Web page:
Women have served all these centuries as looking-glasses possessing the magic and delicious power of reflecting the figure of man at twice its natural size. Without that power probably the earth would still be swamp and jungle. The glories of all our wars would be unknown. We should still be scratching the outlines of deer on the remains of mutton bones and bartering flints for sheepskins or whatever simple ornament took our unsophisticated taste. Supermen and Fingers of Destiny would never have existed. The Czar and the Kaiser would never have worn their crowns or lost them. Whatever may be their use in civilized societies, mirrors are essential to all violent and heroic action. That is why Napoleon and Mussolini both insist so emphatically upon the inferiority of women, for if they were not inferior, they would cease to enlarge. That serves to explain in part the necessity that women so often are to men. And it serves to explain how restless they are under her criticism; how impossible it is for her to say to them this book is bad, this picture is feeble, or whatever it may be, without giving far more pain and rousing far more anger than a man would do who gave the same criticism. For if she begins to tell the truth, the figure in the looking-glass shrinks; his fitness for life is diminished. How is he to go on giving judgment, civilising natives, making laws, writing books, dressing up and speechifying at banquets, unless he can see himself at breakfast and at dinner at least twice the size he really is?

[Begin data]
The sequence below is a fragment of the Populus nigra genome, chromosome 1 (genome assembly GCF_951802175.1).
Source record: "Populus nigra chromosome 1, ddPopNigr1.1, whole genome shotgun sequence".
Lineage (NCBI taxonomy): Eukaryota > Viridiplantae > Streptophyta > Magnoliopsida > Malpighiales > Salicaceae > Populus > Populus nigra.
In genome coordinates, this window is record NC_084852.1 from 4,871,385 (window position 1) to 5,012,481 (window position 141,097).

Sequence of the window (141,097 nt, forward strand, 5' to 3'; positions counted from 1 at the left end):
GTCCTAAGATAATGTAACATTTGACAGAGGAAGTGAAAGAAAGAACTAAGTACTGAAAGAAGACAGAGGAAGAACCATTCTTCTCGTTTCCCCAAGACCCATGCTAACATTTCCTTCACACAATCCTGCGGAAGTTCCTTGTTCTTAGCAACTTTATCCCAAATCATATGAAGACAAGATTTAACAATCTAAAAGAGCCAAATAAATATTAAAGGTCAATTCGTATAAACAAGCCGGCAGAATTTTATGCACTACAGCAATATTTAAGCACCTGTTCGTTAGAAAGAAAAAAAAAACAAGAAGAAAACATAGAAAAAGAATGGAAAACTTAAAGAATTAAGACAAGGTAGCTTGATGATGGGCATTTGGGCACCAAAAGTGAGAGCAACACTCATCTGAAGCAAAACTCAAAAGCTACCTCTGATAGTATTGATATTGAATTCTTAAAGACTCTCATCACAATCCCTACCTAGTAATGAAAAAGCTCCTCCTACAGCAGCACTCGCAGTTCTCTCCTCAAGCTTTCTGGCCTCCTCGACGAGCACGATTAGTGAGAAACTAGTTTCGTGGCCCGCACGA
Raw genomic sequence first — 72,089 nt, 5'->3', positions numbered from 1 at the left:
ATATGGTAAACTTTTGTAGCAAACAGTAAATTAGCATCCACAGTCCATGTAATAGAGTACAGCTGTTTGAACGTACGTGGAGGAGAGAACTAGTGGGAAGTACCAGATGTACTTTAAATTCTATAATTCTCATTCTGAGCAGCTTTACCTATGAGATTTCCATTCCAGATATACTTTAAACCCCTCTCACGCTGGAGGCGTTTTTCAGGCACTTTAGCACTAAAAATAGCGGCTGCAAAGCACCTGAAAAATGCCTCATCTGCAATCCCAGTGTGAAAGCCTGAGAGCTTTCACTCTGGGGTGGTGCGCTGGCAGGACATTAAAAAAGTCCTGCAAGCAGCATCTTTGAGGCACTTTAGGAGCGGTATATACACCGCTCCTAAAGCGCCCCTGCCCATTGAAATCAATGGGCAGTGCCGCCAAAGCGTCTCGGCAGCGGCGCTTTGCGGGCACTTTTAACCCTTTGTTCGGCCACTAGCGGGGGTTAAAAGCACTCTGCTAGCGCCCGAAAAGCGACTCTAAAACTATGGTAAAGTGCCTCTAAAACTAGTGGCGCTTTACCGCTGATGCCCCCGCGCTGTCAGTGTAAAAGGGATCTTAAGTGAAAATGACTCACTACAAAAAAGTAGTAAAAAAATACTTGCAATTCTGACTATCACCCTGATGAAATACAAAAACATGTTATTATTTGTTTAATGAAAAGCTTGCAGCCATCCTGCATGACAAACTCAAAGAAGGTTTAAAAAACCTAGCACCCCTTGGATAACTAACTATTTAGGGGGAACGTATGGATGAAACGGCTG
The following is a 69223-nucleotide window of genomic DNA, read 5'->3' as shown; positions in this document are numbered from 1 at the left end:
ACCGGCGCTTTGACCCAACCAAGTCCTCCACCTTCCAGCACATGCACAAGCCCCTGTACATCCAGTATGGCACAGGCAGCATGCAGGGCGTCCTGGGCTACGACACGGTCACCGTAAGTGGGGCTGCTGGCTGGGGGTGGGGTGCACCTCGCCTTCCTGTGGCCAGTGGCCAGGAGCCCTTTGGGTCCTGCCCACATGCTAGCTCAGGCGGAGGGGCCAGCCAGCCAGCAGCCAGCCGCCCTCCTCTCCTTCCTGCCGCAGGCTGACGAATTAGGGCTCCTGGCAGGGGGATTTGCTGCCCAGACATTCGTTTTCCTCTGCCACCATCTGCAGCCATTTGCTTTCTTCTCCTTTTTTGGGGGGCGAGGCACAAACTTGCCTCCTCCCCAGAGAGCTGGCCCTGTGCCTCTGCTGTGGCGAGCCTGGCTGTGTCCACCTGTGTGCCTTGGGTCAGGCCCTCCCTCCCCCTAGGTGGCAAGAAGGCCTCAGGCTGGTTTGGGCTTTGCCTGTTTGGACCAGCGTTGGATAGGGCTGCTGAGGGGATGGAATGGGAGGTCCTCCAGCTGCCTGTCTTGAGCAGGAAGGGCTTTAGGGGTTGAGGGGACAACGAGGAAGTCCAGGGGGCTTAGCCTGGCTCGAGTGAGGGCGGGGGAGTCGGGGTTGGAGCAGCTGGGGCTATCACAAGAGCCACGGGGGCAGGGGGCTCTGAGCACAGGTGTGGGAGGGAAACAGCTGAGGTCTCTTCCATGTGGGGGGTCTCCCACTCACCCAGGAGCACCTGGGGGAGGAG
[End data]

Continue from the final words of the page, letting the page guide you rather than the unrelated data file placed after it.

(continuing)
— Virginia Woolf, A Room of One’s Own